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An information-theoretic library for the analysis of neural codes
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Information theory,1,2 the mathematical theory of communication in the presence of noise, is playing an increasingly important role in modern quantitative neuroscience. It makes it possible to treat neural systems, both in vivo and in silico, as stochastic communication channels and gain valuable, quantitative insights into their function. Further, the theory provides a set of fundamental mathematical quantities, such as entropy and mutual information, that quantify with meaningful numbers the reduction of uncertainty about stimuli gained from neural responses. It does this without having to make any specific assumptions about what is signal and what is noise in the neuronal response.
Information theoretic techniques have been successfully used to address a number of questions about sensory coding. For example, they have been used to address the question of whether neurons convey information by millisecond precision spike timing or simply by the total number of emitted spikes (the spike count).4 The theory has also been used to characterize the functional role of correlations in population activity, by investigating in which conditions correlations play a quantitatively important role in transmitting information about the stimulus.5 These techniques are not only suitable for use with real biological neurons, but are potentially as relevant to the analysis of networks of VLSI neurons. In fact, much like their biological counterparts, silicon recurrent networks of spiking neurons have the ability to infer unknown information from incomplete or ambiguous data:6 in other words, to reduce the uncertainty about the input stimuli presented. Information theory can help to better understand how they achieve this.
Not only can it be used to study neural representations of stimuli, but also how neurons interact with each other and exchange information. For example, information theory can be used to establish causal relationships between neurons or neuronal populations7 or to infer the minmal structure of neural interactions that explains the network behavior: for example by means of maximum entropy principle.8 In the context of silicon networks, these tools can help establishing a stronger link between the circuit architecture and the resulting neural interactions.
A major difficulty when applying techniques involving information theoretic quantities to experimental systems, is that they require measurement of the full probability distributions of the variables involved. If we had an infinite amount of data, we could measure the true stimulus-response probabilities precisely. However, any real experiment (either on biological or on silicon neurons) only yields a finite number of trials from which these probabilities must be estimated. The estimated probabilities are subject to statistical error and necessarily fluctuate around their true values. These finite sampling fluctuations lead to a significant systematic error, called limited sampling bias (Figure 1) in estimates of entropies and information. This bias is the difference between the expected value of the quantity considered, computed from probability distributions estimated with N trials or samples, and its value computed from the true probability distribution. The bias constitutes a significant practical problem, because its magnitude is often of the order of the information values to be evaluated. Also it cannot be alleviated simply by averaging over many neurons with similar characteristics.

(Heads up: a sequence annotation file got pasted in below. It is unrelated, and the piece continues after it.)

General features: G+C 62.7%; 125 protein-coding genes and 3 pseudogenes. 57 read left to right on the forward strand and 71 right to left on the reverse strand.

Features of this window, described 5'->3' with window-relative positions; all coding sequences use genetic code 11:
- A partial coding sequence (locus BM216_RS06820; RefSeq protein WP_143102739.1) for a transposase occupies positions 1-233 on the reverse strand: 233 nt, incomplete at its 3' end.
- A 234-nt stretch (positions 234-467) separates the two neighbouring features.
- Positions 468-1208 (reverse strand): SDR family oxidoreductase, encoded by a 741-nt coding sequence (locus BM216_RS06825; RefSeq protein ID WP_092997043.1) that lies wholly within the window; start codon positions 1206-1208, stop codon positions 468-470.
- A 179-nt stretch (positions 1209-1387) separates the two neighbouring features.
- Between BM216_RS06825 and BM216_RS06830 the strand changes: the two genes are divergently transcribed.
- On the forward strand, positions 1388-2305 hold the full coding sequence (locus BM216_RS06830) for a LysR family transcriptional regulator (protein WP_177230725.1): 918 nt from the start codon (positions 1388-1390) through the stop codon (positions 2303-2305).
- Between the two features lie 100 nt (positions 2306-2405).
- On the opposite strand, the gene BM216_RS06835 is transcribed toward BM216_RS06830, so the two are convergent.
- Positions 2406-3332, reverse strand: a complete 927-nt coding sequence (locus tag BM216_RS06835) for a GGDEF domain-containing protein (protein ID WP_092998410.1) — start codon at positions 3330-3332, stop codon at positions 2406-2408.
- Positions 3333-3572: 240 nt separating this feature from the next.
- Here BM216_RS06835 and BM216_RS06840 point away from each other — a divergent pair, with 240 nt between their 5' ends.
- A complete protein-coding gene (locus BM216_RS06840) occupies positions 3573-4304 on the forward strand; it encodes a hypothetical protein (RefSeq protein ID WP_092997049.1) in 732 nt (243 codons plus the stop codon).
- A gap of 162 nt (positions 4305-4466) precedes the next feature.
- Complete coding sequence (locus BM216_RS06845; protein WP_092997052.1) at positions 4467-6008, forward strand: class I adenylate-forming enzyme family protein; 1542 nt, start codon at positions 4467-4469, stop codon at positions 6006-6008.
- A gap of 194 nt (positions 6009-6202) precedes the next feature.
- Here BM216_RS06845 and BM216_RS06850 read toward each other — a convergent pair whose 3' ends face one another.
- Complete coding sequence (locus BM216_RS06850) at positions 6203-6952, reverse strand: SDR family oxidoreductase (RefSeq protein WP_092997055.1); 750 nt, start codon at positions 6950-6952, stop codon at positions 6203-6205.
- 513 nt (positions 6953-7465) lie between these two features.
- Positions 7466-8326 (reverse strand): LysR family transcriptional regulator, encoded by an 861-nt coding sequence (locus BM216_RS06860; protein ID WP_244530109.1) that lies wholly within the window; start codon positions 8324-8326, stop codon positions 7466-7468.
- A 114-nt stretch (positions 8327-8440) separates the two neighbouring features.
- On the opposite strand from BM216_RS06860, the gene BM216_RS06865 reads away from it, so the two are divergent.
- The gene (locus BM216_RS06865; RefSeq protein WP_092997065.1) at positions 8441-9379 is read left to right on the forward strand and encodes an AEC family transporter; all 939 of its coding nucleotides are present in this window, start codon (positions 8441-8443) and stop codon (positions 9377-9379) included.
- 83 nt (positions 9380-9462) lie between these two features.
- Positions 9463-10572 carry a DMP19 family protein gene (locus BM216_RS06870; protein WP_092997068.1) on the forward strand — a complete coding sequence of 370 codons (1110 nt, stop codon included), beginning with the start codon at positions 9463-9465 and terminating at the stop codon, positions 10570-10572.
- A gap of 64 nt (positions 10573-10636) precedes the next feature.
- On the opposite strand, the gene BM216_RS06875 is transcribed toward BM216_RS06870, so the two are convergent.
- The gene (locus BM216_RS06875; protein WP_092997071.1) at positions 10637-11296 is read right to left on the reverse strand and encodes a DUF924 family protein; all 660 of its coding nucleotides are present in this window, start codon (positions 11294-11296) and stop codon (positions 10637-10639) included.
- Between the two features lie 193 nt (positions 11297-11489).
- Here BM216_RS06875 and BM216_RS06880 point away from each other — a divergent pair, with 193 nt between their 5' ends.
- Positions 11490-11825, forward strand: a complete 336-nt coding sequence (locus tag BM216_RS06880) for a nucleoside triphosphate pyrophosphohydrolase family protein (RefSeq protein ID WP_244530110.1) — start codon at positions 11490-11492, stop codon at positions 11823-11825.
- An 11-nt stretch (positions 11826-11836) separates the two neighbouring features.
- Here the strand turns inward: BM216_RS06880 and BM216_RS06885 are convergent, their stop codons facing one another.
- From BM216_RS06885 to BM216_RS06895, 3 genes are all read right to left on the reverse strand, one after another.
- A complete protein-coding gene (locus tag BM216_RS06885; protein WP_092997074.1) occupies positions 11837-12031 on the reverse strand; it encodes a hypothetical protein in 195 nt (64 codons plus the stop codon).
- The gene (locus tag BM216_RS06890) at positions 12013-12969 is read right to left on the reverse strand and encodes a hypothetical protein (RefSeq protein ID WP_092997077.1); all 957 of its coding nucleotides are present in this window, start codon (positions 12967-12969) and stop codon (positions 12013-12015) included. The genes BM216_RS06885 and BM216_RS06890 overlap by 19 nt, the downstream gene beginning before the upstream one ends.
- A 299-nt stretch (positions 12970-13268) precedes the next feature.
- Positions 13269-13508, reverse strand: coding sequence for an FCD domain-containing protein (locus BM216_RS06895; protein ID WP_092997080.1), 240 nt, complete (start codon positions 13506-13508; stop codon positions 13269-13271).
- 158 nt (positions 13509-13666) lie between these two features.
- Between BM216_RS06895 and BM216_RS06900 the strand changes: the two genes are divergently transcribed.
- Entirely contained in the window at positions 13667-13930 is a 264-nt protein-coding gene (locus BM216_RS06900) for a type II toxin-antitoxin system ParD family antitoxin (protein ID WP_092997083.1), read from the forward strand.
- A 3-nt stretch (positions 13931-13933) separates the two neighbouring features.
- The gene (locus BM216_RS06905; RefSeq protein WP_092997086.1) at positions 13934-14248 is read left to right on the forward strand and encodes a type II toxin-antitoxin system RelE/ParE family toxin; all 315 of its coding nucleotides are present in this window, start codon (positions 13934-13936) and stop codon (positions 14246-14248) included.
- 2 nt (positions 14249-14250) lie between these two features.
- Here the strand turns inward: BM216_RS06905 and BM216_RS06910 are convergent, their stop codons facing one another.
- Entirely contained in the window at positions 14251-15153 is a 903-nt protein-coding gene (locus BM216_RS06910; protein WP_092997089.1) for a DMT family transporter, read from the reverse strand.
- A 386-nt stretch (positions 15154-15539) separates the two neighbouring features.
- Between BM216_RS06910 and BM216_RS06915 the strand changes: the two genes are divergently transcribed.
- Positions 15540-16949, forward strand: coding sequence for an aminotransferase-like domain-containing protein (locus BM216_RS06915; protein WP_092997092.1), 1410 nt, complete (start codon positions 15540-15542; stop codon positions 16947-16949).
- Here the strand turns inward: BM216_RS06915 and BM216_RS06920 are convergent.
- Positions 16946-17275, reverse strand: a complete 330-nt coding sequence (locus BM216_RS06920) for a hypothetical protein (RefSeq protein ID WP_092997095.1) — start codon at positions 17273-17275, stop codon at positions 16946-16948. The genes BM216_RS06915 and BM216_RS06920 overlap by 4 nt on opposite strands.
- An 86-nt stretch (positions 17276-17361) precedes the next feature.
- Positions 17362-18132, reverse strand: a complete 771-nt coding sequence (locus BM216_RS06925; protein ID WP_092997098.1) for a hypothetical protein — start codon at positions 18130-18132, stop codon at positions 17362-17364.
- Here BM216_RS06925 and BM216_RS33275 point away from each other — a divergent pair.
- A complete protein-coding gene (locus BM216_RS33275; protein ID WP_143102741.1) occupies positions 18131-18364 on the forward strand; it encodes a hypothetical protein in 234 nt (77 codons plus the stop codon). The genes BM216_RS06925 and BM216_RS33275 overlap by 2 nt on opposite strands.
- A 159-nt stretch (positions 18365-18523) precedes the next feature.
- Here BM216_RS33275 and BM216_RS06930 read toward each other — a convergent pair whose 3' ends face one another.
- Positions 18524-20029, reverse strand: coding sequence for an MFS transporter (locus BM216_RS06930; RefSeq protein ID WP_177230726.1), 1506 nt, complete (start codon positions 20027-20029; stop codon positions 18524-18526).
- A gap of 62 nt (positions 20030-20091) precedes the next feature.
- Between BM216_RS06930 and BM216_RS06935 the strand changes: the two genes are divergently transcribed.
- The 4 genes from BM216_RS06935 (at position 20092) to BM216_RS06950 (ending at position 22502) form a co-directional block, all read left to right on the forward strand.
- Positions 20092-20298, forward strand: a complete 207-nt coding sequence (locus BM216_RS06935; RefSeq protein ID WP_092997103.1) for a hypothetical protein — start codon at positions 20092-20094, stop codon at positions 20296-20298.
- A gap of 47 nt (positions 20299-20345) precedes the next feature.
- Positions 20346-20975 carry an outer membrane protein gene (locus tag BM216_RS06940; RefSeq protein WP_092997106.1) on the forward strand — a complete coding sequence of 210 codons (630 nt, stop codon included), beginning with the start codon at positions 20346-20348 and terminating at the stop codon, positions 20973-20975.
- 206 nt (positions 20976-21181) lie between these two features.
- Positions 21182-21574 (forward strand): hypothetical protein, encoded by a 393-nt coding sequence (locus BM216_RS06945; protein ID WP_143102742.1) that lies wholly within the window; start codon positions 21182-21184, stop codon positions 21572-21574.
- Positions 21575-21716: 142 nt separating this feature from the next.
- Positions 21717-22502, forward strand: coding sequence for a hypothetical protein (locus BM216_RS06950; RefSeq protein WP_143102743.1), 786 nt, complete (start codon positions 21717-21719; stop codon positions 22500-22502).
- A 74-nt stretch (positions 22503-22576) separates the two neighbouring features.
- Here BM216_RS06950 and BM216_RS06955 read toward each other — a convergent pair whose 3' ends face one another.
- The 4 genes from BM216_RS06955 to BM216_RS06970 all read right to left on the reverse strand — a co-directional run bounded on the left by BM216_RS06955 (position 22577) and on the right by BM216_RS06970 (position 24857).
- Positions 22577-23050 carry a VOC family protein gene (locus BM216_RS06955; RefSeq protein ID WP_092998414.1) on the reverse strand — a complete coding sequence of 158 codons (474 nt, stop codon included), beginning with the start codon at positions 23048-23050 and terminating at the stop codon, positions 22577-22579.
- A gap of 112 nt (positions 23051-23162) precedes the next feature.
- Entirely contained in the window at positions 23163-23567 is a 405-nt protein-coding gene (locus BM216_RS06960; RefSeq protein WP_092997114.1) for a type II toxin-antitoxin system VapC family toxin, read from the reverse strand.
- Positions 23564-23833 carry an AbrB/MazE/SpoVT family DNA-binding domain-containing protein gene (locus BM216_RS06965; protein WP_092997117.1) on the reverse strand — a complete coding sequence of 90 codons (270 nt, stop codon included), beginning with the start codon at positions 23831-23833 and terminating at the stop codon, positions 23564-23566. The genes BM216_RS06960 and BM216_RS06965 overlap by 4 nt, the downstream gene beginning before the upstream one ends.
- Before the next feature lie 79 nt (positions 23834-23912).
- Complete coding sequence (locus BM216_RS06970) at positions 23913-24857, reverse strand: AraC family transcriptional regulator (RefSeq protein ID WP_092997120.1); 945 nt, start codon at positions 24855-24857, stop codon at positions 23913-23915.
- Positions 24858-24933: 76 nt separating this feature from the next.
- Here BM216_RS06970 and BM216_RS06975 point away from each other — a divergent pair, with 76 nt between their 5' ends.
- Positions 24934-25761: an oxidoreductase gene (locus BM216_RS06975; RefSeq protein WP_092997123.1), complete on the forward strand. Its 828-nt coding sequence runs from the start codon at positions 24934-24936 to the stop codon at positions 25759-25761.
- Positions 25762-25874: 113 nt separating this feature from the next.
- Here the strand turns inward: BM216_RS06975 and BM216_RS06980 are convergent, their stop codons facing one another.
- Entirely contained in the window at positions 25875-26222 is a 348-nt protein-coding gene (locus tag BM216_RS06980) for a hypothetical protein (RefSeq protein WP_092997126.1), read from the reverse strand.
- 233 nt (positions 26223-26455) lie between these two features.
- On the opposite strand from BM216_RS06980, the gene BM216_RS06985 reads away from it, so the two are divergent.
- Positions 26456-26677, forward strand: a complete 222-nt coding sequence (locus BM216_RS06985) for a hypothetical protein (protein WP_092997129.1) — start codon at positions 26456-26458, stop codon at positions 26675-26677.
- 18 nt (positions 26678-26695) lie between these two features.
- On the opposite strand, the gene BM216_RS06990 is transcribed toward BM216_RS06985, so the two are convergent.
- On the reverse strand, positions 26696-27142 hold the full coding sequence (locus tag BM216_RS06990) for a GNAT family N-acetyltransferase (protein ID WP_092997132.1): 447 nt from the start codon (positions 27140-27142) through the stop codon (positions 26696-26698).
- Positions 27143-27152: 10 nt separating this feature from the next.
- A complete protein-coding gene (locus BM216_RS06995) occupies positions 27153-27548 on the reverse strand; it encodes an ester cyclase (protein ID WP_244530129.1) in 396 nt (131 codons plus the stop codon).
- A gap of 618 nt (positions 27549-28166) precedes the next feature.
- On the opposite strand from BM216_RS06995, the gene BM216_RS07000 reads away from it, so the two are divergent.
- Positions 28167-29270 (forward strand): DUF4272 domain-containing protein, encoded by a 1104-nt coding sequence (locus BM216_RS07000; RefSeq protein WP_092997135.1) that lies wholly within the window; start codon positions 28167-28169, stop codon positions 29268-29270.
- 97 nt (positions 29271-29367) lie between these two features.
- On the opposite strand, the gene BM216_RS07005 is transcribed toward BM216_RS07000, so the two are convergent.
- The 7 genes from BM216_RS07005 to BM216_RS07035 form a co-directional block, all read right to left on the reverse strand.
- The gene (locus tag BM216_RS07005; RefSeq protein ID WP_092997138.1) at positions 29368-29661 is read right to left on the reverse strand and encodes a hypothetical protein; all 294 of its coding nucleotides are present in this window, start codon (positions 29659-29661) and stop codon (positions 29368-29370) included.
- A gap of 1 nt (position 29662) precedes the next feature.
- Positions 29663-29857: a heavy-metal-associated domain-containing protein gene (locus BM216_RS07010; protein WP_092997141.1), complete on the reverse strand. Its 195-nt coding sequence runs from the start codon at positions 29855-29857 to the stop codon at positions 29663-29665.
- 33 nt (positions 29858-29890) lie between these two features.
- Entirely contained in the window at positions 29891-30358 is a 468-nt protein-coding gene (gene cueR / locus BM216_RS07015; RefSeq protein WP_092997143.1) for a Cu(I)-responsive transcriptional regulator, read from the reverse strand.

Though a number of techniques have been developed to address the issue of limited sampling bias, and allow accurate estimates of information theoretic quantities.9,10 many of these are difficult to implement for non-specialists. We have therefore developed PyEntropy,9 a general Python library for computing entropy and information quantities, to allow use of these techniques by a wider audience. This provides a general and flexible interface to optimized implementations of many of the leading bias corrections and is released under an open source license.11 We hope this will allow wider application of these techniques.
We note that significant effort is currently being devoted to the VLSI implementation of large scale networks of neurons, and to the study of the effect of diverse architectures and plasticity mechanisms on the computational capabilities of such networks.12–14 In this context, we think PyEntropy will prove an essential tool for quantifying the network's ability to reducing uncertainty about stimuli, and hence for the evaluation, comparison, and parametric analysis of the networks under investigation. Thus, we think it will contribute to rapid advances in the understanding of coding strategies in both biological and silicon neural networks, and to lead to a closer comparison of the computational capabilities of the two systems.
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